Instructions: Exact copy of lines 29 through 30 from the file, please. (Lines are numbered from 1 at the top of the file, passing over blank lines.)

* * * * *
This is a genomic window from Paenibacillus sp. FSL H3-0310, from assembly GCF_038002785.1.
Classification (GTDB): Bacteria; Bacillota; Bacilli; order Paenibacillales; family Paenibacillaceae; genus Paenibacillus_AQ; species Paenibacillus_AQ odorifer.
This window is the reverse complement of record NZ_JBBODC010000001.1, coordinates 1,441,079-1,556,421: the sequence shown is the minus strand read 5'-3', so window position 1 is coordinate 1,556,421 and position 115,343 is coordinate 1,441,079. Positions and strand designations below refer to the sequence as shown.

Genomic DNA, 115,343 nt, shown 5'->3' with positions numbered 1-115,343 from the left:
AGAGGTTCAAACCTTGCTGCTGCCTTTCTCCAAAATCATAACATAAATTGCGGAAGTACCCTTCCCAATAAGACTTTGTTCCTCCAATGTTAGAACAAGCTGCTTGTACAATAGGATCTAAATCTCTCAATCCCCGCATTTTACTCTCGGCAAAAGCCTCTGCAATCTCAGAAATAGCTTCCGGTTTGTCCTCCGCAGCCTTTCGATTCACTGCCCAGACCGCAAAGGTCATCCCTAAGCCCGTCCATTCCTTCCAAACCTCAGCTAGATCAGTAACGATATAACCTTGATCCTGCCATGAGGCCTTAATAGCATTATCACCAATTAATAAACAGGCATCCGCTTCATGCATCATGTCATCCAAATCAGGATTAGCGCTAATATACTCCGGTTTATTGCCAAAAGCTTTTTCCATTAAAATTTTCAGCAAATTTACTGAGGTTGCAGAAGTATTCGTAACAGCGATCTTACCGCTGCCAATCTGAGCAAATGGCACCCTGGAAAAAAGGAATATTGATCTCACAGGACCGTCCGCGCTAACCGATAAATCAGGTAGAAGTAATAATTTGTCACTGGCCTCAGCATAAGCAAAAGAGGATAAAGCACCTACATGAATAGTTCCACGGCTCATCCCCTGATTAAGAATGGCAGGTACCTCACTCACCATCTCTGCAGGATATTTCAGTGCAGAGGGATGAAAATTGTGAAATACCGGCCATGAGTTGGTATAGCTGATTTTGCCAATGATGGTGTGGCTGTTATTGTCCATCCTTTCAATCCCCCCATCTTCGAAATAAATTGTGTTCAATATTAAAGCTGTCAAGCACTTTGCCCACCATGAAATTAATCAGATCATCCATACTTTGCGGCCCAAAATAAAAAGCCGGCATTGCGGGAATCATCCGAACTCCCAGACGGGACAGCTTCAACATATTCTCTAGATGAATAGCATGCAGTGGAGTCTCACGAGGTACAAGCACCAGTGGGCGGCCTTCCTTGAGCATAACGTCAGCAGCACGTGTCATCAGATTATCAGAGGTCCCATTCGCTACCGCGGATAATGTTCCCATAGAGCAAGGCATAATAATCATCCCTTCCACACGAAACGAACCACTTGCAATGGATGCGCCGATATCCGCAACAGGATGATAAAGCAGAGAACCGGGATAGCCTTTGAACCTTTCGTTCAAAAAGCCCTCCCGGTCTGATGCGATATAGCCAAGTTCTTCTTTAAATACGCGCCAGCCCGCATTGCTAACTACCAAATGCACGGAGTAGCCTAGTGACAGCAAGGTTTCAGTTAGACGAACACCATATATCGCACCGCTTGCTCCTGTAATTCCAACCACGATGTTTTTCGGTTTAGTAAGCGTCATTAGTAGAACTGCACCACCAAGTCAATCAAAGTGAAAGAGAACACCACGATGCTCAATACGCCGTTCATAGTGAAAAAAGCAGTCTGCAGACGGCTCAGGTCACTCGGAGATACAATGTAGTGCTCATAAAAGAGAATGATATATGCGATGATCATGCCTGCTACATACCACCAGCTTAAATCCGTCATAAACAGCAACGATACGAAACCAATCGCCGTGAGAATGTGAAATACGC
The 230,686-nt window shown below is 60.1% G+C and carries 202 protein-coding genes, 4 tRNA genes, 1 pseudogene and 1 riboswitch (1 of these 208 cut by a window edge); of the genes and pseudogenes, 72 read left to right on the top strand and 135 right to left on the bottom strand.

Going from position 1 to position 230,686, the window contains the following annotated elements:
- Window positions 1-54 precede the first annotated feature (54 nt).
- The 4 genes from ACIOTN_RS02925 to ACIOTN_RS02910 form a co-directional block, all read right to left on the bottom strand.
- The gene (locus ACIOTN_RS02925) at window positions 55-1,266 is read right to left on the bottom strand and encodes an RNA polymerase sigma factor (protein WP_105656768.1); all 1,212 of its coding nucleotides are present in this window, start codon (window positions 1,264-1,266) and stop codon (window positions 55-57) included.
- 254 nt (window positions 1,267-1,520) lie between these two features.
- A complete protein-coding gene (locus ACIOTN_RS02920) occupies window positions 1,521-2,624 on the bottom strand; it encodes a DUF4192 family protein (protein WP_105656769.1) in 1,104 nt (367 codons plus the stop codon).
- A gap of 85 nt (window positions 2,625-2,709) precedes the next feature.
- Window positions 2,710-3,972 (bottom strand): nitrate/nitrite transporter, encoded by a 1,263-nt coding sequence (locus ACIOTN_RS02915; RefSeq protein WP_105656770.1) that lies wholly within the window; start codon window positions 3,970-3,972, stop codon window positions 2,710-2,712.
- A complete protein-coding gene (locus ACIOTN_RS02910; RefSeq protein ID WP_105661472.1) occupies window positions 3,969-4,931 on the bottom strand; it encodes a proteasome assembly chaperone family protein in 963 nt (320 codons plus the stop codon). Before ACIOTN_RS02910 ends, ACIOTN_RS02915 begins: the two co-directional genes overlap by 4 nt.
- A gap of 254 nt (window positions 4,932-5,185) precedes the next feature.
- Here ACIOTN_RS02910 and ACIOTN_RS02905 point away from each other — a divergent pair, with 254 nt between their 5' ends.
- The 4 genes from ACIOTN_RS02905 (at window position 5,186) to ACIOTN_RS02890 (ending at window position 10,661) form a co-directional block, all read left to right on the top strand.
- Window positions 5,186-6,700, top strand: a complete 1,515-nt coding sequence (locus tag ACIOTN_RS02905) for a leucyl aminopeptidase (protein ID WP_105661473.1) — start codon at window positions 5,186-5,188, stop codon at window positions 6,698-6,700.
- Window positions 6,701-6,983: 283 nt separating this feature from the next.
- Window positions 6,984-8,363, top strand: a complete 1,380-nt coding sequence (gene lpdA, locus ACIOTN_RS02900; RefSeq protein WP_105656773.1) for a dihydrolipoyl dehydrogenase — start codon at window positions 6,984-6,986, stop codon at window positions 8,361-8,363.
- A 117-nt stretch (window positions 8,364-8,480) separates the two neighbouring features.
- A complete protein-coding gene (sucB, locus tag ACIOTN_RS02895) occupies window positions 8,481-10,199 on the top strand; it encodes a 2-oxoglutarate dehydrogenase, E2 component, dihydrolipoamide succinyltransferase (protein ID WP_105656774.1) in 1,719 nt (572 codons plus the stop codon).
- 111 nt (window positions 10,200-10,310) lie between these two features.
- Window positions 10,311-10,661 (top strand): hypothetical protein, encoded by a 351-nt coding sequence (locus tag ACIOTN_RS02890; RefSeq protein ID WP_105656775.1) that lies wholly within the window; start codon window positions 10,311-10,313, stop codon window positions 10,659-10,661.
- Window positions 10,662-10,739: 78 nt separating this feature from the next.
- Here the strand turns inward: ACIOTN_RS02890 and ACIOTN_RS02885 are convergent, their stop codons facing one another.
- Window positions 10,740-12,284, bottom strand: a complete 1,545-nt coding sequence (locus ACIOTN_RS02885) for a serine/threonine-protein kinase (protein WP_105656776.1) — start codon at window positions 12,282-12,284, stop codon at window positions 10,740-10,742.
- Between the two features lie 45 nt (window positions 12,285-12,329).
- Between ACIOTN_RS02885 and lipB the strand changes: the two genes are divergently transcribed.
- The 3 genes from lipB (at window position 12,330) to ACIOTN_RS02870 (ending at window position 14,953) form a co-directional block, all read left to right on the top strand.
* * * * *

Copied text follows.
- Between the two features lie 45 nt (window positions 12,285-12,329).
- Between ACIOTN_RS02885 and lipB the strand changes: the two genes are divergently transcribed.